Eve is determined to achieve some big sales mark, and ends up showing a Lake Michigan property on Christmas Eve to a firefighter named Clint Kelly. Eve describes herself as a “feminazi” who thinks a man opening a door for her and helping her with her coat is the worst sort of chauvinism. Clint is a macho, chauvinistic kinda guy who really doesn’t want a woman showing him this property but ends up stuck with Eve. They snipe and bitch at each other all the way out to the property, where Eve displays her smarts by walking out on a frozen lake and falling through the ice, necessitating a “let’s get those wet things off” scene in a snowstorm that allows Henley to do what she does – pile on the hot sex. When Clint’s ladder goes up, Eve can’t lie down fast enough.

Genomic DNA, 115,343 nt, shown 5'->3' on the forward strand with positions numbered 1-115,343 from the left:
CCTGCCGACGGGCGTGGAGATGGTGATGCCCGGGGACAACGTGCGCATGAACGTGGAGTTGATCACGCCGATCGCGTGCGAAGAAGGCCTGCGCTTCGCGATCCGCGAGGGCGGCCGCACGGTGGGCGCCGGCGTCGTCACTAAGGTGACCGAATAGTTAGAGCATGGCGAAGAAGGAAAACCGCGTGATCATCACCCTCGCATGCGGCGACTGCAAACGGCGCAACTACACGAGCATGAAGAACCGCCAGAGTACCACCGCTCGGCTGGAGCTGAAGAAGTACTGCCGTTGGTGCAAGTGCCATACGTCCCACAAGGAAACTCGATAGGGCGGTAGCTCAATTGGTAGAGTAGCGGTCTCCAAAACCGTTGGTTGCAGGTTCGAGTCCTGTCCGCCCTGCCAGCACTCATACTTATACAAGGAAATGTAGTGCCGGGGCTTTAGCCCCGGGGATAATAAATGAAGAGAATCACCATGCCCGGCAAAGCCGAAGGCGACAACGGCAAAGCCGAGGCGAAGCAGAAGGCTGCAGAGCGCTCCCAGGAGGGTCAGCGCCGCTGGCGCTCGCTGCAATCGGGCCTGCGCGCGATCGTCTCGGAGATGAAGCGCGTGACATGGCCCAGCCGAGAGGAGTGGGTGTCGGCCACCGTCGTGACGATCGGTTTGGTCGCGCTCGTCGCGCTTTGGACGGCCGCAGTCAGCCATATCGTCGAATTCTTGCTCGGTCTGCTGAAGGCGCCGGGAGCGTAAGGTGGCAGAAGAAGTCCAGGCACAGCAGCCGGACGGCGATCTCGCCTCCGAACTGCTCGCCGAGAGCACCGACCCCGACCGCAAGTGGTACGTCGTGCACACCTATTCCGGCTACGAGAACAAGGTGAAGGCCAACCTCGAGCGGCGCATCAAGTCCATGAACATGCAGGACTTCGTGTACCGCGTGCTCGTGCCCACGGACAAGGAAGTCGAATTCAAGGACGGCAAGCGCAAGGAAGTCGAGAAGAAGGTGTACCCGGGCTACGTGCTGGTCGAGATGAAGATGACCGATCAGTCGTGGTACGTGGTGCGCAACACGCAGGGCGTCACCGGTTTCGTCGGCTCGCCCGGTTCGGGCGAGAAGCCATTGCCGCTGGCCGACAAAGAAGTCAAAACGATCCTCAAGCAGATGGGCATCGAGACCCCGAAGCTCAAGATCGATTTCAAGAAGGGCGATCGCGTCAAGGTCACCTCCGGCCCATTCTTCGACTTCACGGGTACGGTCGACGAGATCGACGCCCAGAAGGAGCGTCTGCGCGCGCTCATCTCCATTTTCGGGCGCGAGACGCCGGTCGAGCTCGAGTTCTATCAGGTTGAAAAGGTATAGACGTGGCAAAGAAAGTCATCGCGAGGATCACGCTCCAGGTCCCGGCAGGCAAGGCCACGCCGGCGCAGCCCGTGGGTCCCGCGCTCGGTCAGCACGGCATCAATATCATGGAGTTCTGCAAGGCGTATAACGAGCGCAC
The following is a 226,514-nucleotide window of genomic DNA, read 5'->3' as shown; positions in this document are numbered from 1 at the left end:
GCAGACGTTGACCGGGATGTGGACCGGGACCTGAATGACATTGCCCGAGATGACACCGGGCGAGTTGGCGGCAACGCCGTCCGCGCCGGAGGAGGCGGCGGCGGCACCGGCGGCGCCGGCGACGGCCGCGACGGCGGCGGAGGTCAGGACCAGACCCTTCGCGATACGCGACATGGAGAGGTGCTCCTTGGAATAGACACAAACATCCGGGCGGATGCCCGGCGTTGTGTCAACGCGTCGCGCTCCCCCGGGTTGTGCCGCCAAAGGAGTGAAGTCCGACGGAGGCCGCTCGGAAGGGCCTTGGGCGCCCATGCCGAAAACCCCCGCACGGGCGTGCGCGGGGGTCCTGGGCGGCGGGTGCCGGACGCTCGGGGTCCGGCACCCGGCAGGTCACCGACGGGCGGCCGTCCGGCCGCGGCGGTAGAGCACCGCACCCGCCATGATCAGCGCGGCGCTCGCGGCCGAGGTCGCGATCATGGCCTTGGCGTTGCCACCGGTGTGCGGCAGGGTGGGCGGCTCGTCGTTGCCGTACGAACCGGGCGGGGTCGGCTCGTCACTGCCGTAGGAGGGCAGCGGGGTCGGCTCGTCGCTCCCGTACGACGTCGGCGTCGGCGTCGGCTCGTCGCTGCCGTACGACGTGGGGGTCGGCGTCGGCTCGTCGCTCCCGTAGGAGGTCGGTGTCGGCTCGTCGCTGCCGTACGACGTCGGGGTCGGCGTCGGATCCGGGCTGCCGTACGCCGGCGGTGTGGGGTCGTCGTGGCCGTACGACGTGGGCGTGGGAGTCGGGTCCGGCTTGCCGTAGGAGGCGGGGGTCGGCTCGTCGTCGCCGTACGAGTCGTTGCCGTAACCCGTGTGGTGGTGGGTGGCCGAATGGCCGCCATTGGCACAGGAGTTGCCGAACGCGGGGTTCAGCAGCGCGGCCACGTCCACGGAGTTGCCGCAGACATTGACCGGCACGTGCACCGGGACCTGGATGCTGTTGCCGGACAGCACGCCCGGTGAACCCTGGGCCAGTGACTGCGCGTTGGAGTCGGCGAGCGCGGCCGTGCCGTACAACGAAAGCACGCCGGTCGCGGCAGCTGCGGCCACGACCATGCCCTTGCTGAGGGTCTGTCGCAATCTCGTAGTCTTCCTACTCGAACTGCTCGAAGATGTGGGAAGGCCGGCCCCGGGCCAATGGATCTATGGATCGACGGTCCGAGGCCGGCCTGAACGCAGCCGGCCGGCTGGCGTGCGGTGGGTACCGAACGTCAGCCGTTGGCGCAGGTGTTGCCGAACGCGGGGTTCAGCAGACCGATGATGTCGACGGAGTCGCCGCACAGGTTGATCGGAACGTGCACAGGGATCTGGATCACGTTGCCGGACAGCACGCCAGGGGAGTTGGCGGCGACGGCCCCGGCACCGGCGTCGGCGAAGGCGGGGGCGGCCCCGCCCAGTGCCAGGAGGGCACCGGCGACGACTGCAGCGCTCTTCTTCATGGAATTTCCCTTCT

On a side note, the dialogue was distracting. Ms. Henley must have some Brit roots, because as a native Michiganian, I can state that we don’t use the word “arse”, we don’t spend four years “at university”, and when our car breaks down, we don’t call the “Motor League”. We can fall on our ass, go to college, and call Triple A, though.
Henley is well-known for her lush, spicy historical romances, so this foray into short contemporary romance is a little hard to explain. Wait, given the copyright, maybe it’s not. Having a well-known author haul out an old manuscript that can be quickly fit into a Christmas anthology probably makes perfect sense. But every single story in this anthology would earn a one-heart rating, so what doesn’t make sense is recommending this anthology to romance readers. If you have seven bucks to burn, burn it on something better than this.